This tree is new to the blog but old to me. I’ve had it for about 7 or eight years, but I don’t think I’ve posted it anywhere on the world wide interwebs.
It’s a trident maple (Acer buergerianum), native to east China and Taiwan, and naturalized on bonsai enthusiast’s benches all over the world.
For some reason, I didn’t get a full frontal before shot. Maybe I’m being mysterious. Or maybe I was just delirious.
Too much meds?
Anyway, my plans with the tree are…
Redressing the big trunk chops wound.
The top that was cut off is the subject of this here blogpost on thread grafting. I had actually rooted it as a cutting and then thread grafted more roots on it. Cool project, I should update it.
I’ll be pruning buds and cutting back hard some of the branches.
There will be a repot.
And I’ll toy with the idea of thread grafting some roots on this tree, but decide not to because my drill is missing…
Time to play with some sharp objects.
That big trunk chop wound was covered with the putty like cut paste at the time of the chopping.
I’ve scraped off about a third of the putty in the pic above. The green line is the edge of the callous, the red double line shows the putty.
The next pic shows the putty all cleaned off.
There’s little rot at all, a little towards the bottom of the wound.
Next step, recut the edge of the callous.
This will stimulate the tree into closing the wound further.
Then a fresh application of putty.
Good for another two years. If I had been more diligent in the care of this wound, it might be closed by now. But, truth be told, I had become bored with the tree. It’s care is almost like following a scheduled maintenance routine: do this in March, this is April, this in June etc…..
Which brings me to the next task: pruning.
There are some, more experienced bonsai-ists out there who are wondering why I didn’t prune this earlier in the winter (it is February now). I’ve seen people up north pruning in late December on these.
Remember, I’m in Florida. The timing of the work I do will be different than yours (except you, and you, and especially you, yeah…you. You know who you are).
If I had pruned this mid winter it would be in full leaf now, weakened from being awoken too early from its winter nap, and it might just fizzle out in the summer. I have to be really careful with my deciduous trees, it’s too warm in the winter. Florida doesn’t like them it seems; example, our red maples only grow half as tall as ones I’ve seen up north, and they’re short lived.
I don’t want my trident to be short lived. So I wait until the cusp of spring (which is February here) to prune.
My advice, find a club, find some club members with good trees (not just the big mouths or the ones who wants
to be helpful, find the club members who’s trees look like the ones you see in the Internet) and find out what soil they use, when they repot, or prune, and how. The ones with the best trees tend to be (not always, one can buy a tree, after all) the ones who have figured out the climate they, and you, live in.
So, we have a branch.
A trident maple branch.
What’s amazing, and annoying, is the profusion of new buds that occur at the nodes.
The buds are the pointy, arrow shaped thingies on the branch.
They become so numerous and grow any and every way that one could, by pruning alone, create a curly cue branch.
If you don’t get rid of the multiple buds on the node, they will swell the node and cause an ugly knot that’s difficult to fix. Most of the time you have to prune back to the next node.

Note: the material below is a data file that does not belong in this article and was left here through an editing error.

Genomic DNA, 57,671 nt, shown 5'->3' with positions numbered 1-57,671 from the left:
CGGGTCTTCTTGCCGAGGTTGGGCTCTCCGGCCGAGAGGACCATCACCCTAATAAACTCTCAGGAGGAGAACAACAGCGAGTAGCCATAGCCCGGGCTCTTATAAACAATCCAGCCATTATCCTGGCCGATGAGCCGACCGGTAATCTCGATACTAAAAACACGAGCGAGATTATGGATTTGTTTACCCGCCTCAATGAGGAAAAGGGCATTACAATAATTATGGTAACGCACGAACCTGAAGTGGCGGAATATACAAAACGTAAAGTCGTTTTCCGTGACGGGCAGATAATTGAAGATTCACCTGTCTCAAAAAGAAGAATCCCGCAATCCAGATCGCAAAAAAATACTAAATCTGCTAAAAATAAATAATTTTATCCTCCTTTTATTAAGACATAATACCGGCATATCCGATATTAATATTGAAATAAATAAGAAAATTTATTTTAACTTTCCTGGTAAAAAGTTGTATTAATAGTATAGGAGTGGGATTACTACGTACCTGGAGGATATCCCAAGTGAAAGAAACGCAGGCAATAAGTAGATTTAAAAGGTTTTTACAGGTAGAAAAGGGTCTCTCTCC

Keep only two buds per node.
Here’s the top.
The strongest shoots tend to grow here. You need to cut those shoots back to where the nodes are closest.
In this case, where the red circle is. The reason is, within the white bracket, no new buds will grow. We want short internodes to give us more choices and, therefore, more ramification.
If you go back to the pic of the top of the tree, you’ll see that I need to cut back a lot of these shoots.
It’s actually “Snip x 47”.
Here are some side views that show the pruning.
Next step is a repot.
This is the pot I’m using. I know, it might look better in an oval pot.
But I’m trying this rectangular one. I think it will work.
To the repot!
I call this song, “The repotting ragtime blues”
Maybe I’ll do a YouTube video.
I could make dreads out of these.
If you don’t like my chosen pot, I have this one.
I thought not.
Now’s a good time to talk about the history of the tree.
It was a field grown tree and, even though it had a mat under it to train the roots horizontally, the mat was not up to the task. Some of the roots grew sideways, some just punched through the mat.
This is the back of the tree, the roots went straight down.
When I lifted it from the ground I had to cut the roots in the back to a nub.
This would be a great time to do a few thread grafts…..where is my drill? Dammit Andrew, where did you put it? Teenagers! Oh well, next year then…
And this is the back of the tree, you can’t see it unless you’re a nosy S.O.B.
The roots are much more palatable in the front. They behaved better than the back roots.
The lesson we learn is to use a material that is less root permeable than a fabric mat.
The front roots look even better in some soil, potted up.
And here we go, the big reveal!
Wait, stop! There’s something not quite right.
It’s too long here, and lacking in taper.
Ah, that’s better.
If you remember from the past three posts, you don’t fertilize a newly repotted deciduous tree (in the ramification stage) in the early spring, until you have the first flush of growth harden off.
The reason is that all the work you just did removing the long, bud-less shoots will be for naught because fertilizer now will just push fast growth and you’ll be back to the beginning. It’s controlled growth we want now.
For the next post I could do a tool maintenance theme, anyone interested in that?
If not, I have a big elm to work on. I got it from Paul Pikel.